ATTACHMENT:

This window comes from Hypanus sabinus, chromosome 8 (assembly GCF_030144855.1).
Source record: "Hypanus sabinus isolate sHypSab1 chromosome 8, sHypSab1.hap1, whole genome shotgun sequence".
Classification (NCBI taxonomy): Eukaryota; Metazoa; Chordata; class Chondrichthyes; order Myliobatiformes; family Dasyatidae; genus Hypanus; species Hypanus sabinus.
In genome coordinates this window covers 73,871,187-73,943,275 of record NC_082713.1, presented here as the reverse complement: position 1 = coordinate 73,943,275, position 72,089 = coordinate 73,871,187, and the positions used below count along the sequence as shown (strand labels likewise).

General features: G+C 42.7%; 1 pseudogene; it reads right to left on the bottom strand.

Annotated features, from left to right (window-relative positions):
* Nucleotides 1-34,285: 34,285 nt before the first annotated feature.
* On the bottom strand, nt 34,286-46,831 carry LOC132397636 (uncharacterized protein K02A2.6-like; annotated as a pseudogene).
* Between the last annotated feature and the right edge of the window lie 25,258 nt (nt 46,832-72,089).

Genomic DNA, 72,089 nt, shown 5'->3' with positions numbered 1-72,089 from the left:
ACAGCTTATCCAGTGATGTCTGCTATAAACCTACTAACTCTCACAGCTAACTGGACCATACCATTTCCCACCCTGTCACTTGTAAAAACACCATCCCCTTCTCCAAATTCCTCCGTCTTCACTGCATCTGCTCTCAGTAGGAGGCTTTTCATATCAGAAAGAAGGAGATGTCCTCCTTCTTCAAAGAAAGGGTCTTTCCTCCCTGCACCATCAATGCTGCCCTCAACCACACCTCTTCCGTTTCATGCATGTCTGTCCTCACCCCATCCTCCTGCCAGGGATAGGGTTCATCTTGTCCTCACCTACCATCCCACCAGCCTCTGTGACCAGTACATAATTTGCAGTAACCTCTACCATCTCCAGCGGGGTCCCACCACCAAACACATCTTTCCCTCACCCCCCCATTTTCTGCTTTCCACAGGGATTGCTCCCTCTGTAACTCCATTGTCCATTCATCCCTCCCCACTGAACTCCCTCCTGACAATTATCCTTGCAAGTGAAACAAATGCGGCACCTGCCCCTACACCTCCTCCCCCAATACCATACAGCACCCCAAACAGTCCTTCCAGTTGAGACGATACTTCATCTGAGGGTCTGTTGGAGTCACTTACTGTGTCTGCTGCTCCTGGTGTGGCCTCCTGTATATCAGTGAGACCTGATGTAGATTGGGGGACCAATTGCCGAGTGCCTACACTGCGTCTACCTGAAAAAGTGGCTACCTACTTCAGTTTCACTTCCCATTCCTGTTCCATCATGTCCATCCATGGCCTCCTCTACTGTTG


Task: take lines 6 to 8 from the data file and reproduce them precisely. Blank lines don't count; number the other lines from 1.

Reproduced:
Annotated features, from left to right (window-relative positions):
* Nucleotides 1-34,285: 34,285 nt before the first annotated feature.
* On the bottom strand, nt 34,286-46,831 carry LOC132397636 (uncharacterized protein K02A2.6-like; annotated as a pseudogene).